Plato’s Thought in the Making
In recent years there has been a call to re-examine the classical world by employing the tools of analysis made available by sociology and social psychology. We classicists and classical historians are asked to mend our ways, with no little justice, but it ought not go unnoticed that sociologists can do with some re-thinking, too, for they seem to have fallen into the habit of narrowing their field of vision to today and yesterday afternoon, ignoring the whole of history. Enter Plato, subtitled “Classical Greece and the Origins of Social Theory,” can therefore count on a considerable fund of goodwill at the outset. Professor Gouldner, a well-known and enterprising sociologist, proposed to “consolidate the sociologically relevant aspect of Plato’s work and to formulate a coherent outline of his contribution to social theory.” This is a pioneering effort, as he himself proclaims in the language of a manifesto.
With very few exceptions, which would be invidious to specify, the history of social theory has failed miserably. With scarcely any exception it is intellectually undistinguished. It is hardly of use or interest to anyone….
That is a large claim and an unnecessary one, as is the demonstrably false assertion that “for a long time many classicists regarded Plato’s work as unmarred by an interest in the problems and politics of his era.” One need only call attention to the pages Mr. Raven devotes to Plato’s Gorgias, a relatively early dialogue which, as Raven says, has “a tone of vehemence, almost of bitterness, which is to be heard in very few other passages of Plato’s writings,” to be explained by the coming to an end of a long inner struggle in making a choice between politics and philosophy. Politics, Plato finally concluded, was beyond rescue in existing terms. Not even the greatest Athenian statesmen of the past, Miltiades, Themistocles, Cimon, Pericles, were better than pastrycooks, stuffing the people with material goods to gratify their basest desires. Only philosophy offered any hope.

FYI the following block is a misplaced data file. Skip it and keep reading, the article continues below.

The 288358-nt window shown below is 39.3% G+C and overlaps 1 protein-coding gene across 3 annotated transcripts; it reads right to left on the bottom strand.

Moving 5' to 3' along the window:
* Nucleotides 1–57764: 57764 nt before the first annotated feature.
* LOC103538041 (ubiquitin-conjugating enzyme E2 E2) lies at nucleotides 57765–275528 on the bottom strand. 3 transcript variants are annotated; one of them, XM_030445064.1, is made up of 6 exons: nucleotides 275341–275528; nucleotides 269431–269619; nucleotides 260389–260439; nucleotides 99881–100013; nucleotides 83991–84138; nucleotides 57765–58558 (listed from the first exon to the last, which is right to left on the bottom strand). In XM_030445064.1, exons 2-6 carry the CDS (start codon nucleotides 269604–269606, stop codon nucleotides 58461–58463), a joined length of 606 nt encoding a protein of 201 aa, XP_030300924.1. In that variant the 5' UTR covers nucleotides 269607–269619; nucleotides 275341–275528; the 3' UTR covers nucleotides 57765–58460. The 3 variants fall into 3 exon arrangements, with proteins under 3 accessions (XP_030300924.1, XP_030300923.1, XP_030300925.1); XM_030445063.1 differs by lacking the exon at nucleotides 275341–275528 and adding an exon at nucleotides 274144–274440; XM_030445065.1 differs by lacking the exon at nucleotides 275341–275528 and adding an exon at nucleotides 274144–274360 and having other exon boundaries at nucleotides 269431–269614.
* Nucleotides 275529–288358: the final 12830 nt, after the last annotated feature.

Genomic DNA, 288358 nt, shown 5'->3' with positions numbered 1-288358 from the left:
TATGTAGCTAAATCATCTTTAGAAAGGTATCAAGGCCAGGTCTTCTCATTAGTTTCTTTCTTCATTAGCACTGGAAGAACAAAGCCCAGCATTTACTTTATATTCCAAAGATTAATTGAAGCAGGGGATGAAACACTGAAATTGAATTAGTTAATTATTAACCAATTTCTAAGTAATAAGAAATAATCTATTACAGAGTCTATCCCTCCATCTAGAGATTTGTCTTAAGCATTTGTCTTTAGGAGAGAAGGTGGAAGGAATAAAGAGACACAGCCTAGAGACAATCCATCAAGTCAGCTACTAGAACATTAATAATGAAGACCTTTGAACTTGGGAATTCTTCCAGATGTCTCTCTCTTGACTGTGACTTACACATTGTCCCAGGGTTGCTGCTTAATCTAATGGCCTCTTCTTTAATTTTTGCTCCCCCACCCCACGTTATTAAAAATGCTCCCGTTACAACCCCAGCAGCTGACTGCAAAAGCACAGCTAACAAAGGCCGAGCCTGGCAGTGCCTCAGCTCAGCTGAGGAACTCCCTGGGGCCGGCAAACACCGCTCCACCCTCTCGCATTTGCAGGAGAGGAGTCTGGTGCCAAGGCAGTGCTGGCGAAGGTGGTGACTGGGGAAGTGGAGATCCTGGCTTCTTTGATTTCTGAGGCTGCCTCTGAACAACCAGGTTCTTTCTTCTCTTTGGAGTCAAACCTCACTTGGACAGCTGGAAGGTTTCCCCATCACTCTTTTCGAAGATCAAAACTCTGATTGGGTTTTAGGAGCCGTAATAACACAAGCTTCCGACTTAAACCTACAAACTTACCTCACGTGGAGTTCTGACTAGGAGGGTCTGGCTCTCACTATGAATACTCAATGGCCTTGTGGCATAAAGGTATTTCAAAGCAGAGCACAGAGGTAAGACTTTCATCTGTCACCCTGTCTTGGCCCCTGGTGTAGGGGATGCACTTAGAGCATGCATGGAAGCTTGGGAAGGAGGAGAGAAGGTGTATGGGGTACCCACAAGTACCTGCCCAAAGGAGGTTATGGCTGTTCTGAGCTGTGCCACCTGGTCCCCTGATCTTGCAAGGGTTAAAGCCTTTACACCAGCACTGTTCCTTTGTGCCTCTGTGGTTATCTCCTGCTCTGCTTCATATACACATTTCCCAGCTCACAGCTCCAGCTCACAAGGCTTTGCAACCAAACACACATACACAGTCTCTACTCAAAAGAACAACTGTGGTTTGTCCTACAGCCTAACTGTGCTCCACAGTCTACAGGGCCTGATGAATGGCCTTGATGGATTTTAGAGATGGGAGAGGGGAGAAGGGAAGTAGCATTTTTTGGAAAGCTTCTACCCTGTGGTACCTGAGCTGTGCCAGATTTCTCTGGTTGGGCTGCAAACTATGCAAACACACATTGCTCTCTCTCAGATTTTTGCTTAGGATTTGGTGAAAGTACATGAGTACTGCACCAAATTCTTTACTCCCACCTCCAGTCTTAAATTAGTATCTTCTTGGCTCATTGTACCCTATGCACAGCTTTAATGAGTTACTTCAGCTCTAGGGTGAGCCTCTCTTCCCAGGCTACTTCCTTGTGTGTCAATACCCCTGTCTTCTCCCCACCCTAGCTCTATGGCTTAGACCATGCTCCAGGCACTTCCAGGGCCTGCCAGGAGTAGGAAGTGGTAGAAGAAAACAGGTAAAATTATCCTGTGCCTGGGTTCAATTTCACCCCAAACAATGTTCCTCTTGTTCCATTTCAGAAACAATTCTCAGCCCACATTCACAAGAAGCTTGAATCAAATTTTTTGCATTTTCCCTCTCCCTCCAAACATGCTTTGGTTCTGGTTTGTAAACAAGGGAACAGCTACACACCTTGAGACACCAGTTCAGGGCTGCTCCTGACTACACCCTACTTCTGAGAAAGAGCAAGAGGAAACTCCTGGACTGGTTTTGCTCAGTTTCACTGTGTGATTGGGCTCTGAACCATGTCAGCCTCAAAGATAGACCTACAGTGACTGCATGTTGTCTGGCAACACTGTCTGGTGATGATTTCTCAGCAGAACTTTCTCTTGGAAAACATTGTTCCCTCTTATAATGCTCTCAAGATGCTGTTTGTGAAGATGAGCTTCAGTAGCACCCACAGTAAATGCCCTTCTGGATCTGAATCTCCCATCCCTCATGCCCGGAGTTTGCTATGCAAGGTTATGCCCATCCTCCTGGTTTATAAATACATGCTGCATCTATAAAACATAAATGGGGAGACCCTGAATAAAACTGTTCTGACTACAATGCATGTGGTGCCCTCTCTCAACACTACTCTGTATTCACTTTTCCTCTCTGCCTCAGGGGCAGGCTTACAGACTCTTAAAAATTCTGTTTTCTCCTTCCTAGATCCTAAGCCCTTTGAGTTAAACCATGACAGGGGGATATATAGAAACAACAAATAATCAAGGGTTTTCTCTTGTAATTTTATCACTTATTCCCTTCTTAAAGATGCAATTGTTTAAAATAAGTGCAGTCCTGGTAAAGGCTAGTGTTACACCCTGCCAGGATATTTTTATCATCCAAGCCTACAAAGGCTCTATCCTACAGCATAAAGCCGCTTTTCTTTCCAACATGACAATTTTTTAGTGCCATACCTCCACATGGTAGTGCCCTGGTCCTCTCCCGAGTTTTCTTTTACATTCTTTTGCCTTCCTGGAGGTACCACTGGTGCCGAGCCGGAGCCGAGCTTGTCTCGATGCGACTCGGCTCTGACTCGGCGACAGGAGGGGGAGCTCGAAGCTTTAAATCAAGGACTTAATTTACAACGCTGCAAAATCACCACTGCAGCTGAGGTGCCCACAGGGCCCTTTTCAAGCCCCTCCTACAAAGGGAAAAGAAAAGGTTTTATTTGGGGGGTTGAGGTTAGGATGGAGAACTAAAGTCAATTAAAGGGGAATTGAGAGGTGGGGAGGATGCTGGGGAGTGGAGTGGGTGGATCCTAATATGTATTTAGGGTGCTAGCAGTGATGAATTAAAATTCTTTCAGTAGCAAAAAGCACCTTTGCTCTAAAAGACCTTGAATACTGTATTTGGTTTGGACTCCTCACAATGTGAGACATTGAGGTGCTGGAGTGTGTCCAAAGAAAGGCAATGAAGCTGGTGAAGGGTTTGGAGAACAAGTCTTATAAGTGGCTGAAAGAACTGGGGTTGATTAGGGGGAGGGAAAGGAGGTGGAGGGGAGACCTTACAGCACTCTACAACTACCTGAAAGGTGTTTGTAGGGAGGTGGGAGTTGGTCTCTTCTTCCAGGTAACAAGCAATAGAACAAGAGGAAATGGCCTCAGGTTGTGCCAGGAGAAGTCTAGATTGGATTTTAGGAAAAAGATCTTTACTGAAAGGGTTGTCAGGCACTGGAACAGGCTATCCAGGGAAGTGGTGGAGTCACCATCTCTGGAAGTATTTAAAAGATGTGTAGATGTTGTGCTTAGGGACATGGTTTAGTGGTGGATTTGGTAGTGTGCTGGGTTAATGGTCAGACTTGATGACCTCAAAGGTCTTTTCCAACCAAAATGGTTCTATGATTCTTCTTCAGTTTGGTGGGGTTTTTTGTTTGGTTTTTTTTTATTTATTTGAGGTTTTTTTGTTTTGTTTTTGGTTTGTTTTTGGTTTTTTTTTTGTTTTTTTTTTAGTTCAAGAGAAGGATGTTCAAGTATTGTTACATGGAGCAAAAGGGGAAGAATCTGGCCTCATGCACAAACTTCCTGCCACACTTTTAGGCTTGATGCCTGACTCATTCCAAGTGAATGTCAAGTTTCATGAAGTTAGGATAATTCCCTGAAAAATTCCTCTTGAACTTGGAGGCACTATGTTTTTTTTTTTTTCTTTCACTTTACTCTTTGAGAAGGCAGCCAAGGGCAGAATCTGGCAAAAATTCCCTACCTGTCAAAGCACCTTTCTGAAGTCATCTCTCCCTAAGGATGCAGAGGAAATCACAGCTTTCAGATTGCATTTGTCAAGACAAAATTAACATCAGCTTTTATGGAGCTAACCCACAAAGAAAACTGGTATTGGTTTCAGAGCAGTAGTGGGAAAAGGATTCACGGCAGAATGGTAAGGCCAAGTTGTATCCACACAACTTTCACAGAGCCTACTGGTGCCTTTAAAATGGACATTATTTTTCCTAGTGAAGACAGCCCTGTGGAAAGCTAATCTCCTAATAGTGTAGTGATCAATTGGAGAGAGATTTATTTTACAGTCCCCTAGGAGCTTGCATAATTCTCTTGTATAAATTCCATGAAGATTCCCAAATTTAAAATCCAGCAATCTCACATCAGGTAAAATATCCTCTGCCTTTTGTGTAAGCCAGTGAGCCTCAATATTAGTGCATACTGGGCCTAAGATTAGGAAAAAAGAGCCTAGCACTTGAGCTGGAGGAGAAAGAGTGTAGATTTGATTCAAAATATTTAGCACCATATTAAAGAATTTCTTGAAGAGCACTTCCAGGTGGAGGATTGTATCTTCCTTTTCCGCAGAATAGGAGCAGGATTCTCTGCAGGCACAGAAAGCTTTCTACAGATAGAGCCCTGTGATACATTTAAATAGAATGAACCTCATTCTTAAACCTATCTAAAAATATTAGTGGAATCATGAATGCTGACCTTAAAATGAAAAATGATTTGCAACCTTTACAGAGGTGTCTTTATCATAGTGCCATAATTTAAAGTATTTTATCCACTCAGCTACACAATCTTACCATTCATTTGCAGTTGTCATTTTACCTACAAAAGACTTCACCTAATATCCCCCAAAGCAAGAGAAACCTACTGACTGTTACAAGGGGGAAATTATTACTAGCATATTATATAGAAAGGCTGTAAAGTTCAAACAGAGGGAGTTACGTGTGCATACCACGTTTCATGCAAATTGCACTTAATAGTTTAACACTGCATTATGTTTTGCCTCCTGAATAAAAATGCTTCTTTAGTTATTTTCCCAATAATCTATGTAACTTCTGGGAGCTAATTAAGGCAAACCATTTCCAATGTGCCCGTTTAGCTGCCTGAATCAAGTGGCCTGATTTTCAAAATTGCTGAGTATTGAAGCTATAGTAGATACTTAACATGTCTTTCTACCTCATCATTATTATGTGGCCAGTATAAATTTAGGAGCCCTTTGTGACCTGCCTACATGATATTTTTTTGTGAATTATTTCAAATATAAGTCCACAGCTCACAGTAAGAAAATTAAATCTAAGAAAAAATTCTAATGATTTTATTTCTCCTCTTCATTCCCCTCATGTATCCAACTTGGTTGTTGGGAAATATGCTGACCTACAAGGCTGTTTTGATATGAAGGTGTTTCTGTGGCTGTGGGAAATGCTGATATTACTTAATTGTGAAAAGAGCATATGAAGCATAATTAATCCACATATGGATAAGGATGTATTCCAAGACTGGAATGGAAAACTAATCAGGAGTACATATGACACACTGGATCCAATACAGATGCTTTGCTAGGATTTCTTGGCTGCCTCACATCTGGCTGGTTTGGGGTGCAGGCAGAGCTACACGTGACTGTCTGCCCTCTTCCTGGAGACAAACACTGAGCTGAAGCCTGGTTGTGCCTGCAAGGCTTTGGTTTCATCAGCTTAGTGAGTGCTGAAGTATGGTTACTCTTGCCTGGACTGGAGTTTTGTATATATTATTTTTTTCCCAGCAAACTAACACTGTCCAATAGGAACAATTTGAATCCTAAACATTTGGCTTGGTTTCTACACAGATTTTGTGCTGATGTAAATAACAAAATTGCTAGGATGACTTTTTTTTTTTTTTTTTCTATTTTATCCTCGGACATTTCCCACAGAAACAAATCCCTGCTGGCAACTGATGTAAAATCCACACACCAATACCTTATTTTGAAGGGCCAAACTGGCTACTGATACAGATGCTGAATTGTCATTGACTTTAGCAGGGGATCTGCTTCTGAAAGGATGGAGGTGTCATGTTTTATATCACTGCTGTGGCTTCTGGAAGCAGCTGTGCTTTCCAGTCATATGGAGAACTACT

EVERY CLASSICIST has read the Gorgias and the other ancient texts which provide Professor Gouldner with his raw material. He should not try, or claim to be trying, to teach his grandmother to suck eggs. His function and his qualifications lie in another direction, in adding something new, as sociological analyst and critic, to an old discussion.
It is not possible to write a viable history of social theory today without creating a new intellectual genre—a genre which will be one part history, one part sociology, one part criticism, the whole encased in a membraneous boundary permitting the mutual access of facts to values and of technical analysis to cultural interests.
If the final clause means what I think it means, Gouldner’s grievance against his predecessors is that they were satisfied with the overt statements (“facts”) of a social theorist such as Plato, producing a two-dimensional image lacking both validity and significance because the value-system (often subconscious) underneath the explicit ideas and proposals was played down …
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Name Calling September 22, 1966